I’d like to take a worldwide survey: How many of you have stand mixers for Pesach? Maybe it’s just me, and maybe it’s because I’ve only been married for a few years, but I definitely don’t have a Pesach mixer. I mean, I’m lucky enough to have one for the rest of the year.
But good news! If you do have a Pesach stand mixer, you can make these rolls. And if you only have a hand mixer, you can still make these rolls. I made them both ways — weeks before Pesach, mind you — so that I could present you with those options. (If you’re wondering whether you can make them with a bowl and a mixing spoon, I have to tell you that I haven’t yet tried. Two batches of Pesach rolls during Adar was enough for us.)
Which leads me to the important question of how these things actually taste. In her book, Pam says some of her customers order these during the year, too. That’s probably the highest compliment a person could give a Pesach roll, right? So here’s my take: They’re nothing like real rolls. But for Pesach, yes, they’re good. They’ve got a nice crust on the outside and soft, airy middles. It’s a good contrast, and with some cream cheese in there, I’d be perfectly happy to eat them several times over the course of Pesach.
But not after the chag is over. There’s just too much awesome bread out there for that.
Recipe at a glance:
Accessible ingredients? Yes, all readily available for Pesach.
Multiple steps required? Basically just mix, roll, and bake. No biggie.
Left with lots of dirty dishes? Nothing crazy.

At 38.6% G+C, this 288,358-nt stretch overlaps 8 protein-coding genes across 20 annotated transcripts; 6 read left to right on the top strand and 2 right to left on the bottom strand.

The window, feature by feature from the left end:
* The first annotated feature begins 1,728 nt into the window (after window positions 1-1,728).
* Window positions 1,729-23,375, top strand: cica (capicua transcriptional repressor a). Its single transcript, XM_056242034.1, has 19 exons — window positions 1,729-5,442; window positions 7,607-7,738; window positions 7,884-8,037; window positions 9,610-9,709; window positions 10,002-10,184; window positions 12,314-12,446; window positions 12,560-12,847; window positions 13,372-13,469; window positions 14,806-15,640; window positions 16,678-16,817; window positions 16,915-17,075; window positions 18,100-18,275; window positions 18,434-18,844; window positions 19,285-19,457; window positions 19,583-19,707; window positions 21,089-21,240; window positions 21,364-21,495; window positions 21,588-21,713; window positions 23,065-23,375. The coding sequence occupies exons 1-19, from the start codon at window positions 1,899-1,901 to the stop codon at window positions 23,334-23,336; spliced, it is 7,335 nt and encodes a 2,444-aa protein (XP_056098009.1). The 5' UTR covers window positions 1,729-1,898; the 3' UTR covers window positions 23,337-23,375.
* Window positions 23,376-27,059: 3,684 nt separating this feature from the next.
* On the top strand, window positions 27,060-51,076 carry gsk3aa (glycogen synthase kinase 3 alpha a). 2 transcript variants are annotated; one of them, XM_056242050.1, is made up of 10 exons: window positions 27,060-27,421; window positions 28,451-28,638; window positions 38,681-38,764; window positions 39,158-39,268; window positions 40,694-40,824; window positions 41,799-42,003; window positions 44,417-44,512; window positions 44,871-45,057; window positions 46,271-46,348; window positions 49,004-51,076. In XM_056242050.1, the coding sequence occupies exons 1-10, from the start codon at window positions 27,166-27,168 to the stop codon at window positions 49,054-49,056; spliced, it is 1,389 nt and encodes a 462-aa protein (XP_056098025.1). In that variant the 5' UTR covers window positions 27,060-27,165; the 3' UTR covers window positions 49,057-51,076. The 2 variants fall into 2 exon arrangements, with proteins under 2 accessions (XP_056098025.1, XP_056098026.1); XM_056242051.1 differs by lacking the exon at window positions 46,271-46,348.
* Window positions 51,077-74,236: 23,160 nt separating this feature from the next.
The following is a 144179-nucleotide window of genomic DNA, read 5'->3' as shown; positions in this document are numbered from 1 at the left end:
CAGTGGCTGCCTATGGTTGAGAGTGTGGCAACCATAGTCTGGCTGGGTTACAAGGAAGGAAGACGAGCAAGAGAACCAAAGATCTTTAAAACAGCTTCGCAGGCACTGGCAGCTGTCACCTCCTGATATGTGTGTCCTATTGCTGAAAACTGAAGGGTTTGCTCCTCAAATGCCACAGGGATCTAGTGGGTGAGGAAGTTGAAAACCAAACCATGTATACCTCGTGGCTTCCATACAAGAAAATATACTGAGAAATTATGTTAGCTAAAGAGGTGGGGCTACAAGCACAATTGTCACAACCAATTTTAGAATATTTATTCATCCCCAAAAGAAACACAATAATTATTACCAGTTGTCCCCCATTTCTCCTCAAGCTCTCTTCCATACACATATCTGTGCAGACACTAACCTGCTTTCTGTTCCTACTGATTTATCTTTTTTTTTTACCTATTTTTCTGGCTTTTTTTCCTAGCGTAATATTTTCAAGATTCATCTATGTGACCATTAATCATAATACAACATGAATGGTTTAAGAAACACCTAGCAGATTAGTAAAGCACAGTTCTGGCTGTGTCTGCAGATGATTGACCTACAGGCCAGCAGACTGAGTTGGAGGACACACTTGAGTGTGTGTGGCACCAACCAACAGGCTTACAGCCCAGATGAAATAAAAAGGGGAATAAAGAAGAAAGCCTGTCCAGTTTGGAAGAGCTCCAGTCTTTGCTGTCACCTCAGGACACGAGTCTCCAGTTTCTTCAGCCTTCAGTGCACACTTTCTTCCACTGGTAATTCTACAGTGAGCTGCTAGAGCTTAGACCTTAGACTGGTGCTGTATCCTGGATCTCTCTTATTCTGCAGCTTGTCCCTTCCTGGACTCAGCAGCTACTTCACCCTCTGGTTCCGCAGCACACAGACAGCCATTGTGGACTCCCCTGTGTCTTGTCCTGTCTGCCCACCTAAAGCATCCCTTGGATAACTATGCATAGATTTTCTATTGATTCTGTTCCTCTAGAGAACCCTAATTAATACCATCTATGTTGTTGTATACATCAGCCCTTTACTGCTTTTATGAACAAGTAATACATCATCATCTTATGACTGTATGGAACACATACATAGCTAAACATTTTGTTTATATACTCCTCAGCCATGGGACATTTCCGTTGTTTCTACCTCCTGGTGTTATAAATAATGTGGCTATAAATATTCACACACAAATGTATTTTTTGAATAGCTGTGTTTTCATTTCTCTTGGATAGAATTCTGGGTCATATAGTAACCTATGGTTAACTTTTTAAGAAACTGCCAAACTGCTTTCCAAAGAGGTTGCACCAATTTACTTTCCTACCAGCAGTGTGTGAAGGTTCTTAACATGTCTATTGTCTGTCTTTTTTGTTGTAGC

Taste worth the effort? Sure. They aren’t hard, and Pesach rolls do come in handy on Pesach.
Make again? Yes, they’ll be on my Pesach menu this year.
- One year ago: (a year ago we were doing a giveaway…stay tuned for a new Pesach giveaway soon!)
- Two years ago: Homemade bread crumbs
Tweaked from Passover: A Kosher Collection
Yield: 16 rolls
- 380 grams (3 cups/13.5 oz) matzah meal
- 1½ tsp salt
- 1 Tbsp granulated sugar
- 1½ cups water
- ¾ cup oil
- 5 eggs
1. Preheat the oven to 425 F/220 C. Line two baking trays with parchment paper.
2. In a stand mixer fitted with the paddle attachment, or with a large bowl and an electric hand mixer, combine the matzah meal, salt, and sugar on low speed.
3. In a small saucepan, bring the water and oil to a simmer. Carefully add it to the mixer or the bowl as you continue mixing on low speed. Raise the speed to medium and add the eggs one at a time, beating after each addition. Let the batter rest for 5 minutes.
4. With lightly oiled hands, form the batter into rolls. If you use about ¼ cup batter per roll, you should get 16 rolls from the batch. I like to keep a small dish with just one tablespoon of oil near me as I roll, just to grease my fingertips as I go.
5. Space the rolls an inch apart on the baking trays. Bake for 30 minutes, then switch the two trays around (i.e. move the top one to the lower of the two racks and the bottom one to the higher rack) and bake for another 20-25 minutes.
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